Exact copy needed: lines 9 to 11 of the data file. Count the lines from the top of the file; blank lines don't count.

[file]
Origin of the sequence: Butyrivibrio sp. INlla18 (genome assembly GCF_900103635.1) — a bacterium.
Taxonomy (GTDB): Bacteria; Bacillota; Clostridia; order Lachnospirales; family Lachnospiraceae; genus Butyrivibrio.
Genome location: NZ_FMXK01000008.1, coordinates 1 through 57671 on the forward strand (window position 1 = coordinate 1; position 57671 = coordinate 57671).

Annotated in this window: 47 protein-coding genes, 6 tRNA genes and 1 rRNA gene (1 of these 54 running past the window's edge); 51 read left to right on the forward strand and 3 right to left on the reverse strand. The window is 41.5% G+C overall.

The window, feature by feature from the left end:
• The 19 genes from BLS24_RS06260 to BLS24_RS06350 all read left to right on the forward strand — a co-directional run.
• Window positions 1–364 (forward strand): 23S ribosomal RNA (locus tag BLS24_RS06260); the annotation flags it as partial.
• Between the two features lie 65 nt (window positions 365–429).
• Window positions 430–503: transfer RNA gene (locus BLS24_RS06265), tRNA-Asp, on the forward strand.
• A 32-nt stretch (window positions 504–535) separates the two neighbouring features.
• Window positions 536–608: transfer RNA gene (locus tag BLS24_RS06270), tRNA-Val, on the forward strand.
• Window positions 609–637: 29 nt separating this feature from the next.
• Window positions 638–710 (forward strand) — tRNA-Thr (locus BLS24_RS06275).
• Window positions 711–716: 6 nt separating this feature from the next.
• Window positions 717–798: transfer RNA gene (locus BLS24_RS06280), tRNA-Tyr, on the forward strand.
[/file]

• Window positions 430–503: transfer RNA gene (locus BLS24_RS06265), tRNA-Asp, on the forward strand.
• A 32-nt stretch (window positions 504–535) separates the two neighbouring features.
• Window positions 536–608: transfer RNA gene (locus tag BLS24_RS06270), tRNA-Val, on the forward strand.